DNAThe state of modern medicine is astonishing.  What we know, what we can treat, and what we can prevent has given countless millions help and hope.  But even with what we do know the field of medicine is still in many ways very much a guessing game.  Sometimes people suffer from ailments that just don’t conform to what we know, and treatments are pretty much a matter of trial and error.  This is because as much as humans are essentially all the same there are minuscule differences that can translate into big problems.  

Our individual genetics, although shared with our siblings and parents, extended relatives, and the rest of the human race, are actually unique.  We each have within our genetic code unique mutations that make us who we are, but from time to time these mutations cause problems that conventional wisdom and treatments can’t fix.  So what if you could receive medicine or treatments that have been tailored specifically for you? 
genome sequencingThat is exactly what medicine is becoming, and it will revolutionize our world the way penicillin, x-rays, and anesthesia did, and undoubtedly even moreso.  Although still a long way off from being commonplace or the perfect “cure-all”, the sequencing of an individual’s genome has already proven successful in treating patients.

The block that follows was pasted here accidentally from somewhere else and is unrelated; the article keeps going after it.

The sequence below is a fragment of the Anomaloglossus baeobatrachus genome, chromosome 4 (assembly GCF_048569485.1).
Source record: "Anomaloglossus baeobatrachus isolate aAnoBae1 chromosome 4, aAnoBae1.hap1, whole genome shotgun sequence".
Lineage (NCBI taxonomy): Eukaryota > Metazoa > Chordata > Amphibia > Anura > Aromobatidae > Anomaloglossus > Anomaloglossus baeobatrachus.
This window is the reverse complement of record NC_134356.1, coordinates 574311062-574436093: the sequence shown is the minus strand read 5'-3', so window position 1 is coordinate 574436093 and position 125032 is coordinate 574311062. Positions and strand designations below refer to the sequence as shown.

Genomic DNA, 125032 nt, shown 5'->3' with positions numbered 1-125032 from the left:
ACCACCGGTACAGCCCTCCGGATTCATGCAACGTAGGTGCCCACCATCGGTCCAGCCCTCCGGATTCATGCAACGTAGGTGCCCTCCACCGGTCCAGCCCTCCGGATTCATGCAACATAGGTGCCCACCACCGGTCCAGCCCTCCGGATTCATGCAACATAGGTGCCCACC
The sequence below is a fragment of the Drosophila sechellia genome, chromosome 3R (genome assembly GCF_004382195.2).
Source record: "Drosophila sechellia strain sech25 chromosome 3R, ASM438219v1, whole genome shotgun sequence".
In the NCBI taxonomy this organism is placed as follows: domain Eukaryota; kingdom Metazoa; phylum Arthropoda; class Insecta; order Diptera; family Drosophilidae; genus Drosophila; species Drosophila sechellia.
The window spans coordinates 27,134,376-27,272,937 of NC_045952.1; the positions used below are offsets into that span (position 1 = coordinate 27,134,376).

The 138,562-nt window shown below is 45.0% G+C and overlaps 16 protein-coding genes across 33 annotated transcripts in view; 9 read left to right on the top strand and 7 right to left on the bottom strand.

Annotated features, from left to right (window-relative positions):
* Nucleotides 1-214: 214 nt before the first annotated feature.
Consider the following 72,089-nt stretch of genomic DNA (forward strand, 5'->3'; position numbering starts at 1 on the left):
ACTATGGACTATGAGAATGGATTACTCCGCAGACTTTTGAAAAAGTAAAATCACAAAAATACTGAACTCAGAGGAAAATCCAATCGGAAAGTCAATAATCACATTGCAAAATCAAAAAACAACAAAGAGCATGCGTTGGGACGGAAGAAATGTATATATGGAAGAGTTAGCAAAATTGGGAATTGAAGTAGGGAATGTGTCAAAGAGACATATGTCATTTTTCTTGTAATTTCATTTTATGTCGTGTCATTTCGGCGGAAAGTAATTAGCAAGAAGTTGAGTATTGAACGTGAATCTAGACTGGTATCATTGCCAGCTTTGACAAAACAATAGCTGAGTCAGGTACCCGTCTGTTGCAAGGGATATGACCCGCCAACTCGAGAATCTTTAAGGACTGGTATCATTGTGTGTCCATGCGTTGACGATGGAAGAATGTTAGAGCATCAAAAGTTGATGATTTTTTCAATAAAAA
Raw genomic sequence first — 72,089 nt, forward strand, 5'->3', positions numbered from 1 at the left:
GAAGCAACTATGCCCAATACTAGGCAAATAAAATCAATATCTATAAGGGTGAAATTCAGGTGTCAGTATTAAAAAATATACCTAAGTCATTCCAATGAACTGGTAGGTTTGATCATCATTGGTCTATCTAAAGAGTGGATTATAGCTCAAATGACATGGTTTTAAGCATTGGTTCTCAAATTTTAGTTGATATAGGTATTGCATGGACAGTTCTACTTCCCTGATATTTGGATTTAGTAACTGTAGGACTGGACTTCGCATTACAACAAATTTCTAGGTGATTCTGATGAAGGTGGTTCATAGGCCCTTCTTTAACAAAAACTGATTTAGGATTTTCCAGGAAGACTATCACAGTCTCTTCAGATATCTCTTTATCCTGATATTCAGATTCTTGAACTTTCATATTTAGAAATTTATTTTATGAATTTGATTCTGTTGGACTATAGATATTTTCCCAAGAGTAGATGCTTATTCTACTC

I envision a future where a person has their genetics mapped out early on in life so potential problems can either be resolved completely, or a course of management can be planned.  Imagine a world where genetic predispositions to heart disease or cancer can be screened for and prevented, or to a lesser extent, baldness and colorblindness.  What personal genomic sequencing really promises is a whole new understanding of how life works and what goes wrong with it.  As more and more people have their genes sequenced a bigger picture of humanity will come into focus.  It is impossible to even guess what knowledge and insight will be gained, but it will certainly lead to a better world.  

image source: [spectrum]  [singularityhub] [wired]